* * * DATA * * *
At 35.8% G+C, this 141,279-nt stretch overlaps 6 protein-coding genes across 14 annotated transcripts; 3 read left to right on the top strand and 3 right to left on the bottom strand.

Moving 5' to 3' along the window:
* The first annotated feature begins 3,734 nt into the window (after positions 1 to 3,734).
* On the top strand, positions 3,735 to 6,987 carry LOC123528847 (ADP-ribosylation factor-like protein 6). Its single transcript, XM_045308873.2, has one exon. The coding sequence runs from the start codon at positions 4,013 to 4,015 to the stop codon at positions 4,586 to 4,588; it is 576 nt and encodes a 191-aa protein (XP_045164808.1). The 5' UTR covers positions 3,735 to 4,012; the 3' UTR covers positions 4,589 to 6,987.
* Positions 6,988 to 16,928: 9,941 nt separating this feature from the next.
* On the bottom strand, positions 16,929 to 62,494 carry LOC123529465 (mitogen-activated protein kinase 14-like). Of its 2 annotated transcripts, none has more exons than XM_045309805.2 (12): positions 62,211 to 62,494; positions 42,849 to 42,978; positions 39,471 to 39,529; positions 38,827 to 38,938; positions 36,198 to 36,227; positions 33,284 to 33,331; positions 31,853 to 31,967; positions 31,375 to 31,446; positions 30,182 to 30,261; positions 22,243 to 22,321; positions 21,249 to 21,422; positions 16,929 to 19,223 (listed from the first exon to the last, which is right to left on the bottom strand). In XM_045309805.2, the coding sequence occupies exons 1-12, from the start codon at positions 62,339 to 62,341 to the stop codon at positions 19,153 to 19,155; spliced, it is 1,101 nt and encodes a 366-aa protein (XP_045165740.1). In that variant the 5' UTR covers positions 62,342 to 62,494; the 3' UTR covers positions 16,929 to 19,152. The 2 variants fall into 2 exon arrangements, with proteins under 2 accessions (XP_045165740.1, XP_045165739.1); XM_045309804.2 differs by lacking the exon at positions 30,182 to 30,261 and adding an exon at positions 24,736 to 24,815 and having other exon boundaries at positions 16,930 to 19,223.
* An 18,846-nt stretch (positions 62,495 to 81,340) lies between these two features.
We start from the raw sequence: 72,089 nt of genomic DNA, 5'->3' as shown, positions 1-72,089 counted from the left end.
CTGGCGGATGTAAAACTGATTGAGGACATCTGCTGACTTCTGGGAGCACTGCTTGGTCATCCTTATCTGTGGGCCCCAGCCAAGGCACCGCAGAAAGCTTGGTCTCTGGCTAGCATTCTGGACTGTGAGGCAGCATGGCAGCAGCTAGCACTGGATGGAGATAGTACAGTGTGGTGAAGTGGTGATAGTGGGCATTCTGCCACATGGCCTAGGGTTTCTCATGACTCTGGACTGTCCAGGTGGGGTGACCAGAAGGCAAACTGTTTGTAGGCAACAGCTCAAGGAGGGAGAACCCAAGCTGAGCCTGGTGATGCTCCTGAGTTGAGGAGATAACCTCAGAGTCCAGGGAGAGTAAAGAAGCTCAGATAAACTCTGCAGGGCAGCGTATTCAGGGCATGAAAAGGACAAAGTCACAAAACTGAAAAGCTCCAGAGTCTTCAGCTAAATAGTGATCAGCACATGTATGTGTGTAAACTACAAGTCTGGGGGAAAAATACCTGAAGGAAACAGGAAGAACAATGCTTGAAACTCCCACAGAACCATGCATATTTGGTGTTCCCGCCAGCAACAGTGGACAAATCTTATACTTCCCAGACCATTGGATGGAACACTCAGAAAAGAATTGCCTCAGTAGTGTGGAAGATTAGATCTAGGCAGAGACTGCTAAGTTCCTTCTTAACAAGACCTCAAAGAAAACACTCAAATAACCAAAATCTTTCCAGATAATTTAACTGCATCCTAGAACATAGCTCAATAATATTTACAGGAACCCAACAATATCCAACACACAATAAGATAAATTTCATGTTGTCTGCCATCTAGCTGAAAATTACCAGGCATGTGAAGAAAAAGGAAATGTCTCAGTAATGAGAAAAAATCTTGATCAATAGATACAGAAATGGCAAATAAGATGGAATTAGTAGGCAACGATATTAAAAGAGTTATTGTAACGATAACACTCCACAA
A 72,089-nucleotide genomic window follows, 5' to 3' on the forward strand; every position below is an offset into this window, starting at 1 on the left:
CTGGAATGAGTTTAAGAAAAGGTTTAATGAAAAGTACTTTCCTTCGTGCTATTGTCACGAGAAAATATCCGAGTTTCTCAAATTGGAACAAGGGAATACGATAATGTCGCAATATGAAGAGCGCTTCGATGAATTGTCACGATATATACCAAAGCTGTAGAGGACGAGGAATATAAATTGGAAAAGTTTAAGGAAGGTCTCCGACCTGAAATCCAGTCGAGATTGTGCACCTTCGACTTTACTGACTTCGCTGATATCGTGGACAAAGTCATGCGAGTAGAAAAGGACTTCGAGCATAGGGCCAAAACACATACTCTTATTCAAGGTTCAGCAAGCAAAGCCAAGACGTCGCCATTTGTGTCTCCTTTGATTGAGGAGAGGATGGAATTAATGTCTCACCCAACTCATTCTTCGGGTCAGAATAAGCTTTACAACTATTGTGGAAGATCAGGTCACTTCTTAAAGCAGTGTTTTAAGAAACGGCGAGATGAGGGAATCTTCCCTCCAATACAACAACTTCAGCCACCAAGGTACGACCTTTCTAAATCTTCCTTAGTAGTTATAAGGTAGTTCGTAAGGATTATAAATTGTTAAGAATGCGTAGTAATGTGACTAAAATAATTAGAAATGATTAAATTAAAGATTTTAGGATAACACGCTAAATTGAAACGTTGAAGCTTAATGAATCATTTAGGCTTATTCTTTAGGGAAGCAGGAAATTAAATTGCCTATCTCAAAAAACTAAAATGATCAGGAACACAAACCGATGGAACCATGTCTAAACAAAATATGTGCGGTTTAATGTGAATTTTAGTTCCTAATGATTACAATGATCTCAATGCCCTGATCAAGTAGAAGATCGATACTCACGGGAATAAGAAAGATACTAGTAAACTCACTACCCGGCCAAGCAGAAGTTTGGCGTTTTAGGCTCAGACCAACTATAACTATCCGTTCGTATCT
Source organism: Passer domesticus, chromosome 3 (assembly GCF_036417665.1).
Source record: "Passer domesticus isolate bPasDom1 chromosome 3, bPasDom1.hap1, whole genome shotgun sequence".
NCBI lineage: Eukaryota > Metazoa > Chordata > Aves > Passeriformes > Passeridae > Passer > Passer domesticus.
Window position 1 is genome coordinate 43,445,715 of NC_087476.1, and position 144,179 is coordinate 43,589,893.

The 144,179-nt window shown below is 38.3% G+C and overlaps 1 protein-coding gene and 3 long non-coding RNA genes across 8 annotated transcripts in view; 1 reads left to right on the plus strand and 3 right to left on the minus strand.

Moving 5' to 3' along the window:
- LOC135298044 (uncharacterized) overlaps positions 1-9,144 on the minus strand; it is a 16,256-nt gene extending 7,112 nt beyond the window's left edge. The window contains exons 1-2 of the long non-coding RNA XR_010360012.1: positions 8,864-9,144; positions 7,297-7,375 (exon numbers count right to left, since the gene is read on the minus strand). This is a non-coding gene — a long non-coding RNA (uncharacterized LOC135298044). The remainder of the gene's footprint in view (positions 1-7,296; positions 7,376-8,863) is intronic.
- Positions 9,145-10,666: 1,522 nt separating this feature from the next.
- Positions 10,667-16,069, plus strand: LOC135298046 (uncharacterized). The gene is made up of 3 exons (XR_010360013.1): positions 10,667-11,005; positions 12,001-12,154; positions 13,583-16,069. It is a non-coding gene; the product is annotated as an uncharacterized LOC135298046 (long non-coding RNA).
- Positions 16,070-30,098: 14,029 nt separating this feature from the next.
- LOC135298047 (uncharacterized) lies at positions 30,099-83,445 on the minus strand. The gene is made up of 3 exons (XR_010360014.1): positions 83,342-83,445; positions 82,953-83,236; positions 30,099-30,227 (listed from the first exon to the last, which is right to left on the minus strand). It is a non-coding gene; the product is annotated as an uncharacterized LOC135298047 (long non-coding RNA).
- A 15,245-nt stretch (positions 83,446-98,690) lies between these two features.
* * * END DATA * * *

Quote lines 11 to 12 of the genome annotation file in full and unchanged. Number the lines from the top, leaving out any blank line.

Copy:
CTGGAATGAGTTTAAGAAAAGGTTTAATGAAAAGTACTTTCCTTCGTGCTATTGTCACGAGAAAATATCCGAGTTTCTCAAATTGGAACAAGGGAATACGATAATGTCGCAATATGAAGAGCGCTTCGATGAATTGTCACGATATATACCAAAGCTGTAGAGGACGAGGAATATAAATTGGAAAAGTTTAAGGAAGGTCTCCGACCTGAAATCCAGTCGAGATTGTGCACCTTCGACTTTACTGACTTCGCTGATATCGTGGACAAAGTCATGCGAGTAGAAAAGGACTTCGAGCATAGGGCCAAAACACATACTCTTATTCAAGGTTCAGCAAGCAAAGCCAAGACGTCGCCATTTGTGTCTCCTTTGATTGAGGAGAGGATGGAATTAATGTCTCACCCAACTCATTCTTCGGGTCAGAATAAGCTTTACAACTATTGTGGAAGATCAGGTCACTTCTTAAAGCAGTGTTTTAAGAAACGGCGAGATGAGGGAATCTTCCCTCCAATACAACAACTTCAGCCACCAAGGTACGACCTTTCTAAATCTTCCTTAGTAGTTATAAGGTAGTTCGTAAGGATTATAAATTGTTAAGAATGCGTAGTAATGTGACTAAAATAATTAGAAATGATTAAATTAAAGATTTTAGGATAACACGCTAAATTGAAACGTTGAAGCTTAATGAATCATTTAGGCTTATTCTTTAGGGAAGCAGGAAATTAAATTGCCTATCTCAAAAAACTAAAATGATCAGGAACACAAACCGATGGAACCATGTCTAAACAAAATATGTGCGGTTTAATGTGAATTTTAGTTCCTAATGATTACAATGATCTCAATGCCCTGATCAAGTAGAAGATCGATACTCACGGGAATAAGAAAGATACTAGTAAACTCACTACCCGGCCAAGCAGAAGTTTGGCGTTTTAGGCTCAGACCAACTATAACTATCCGTTCGTATCT
Source organism: Passer domesticus, chromosome 3 (assembly GCF_036417665.1).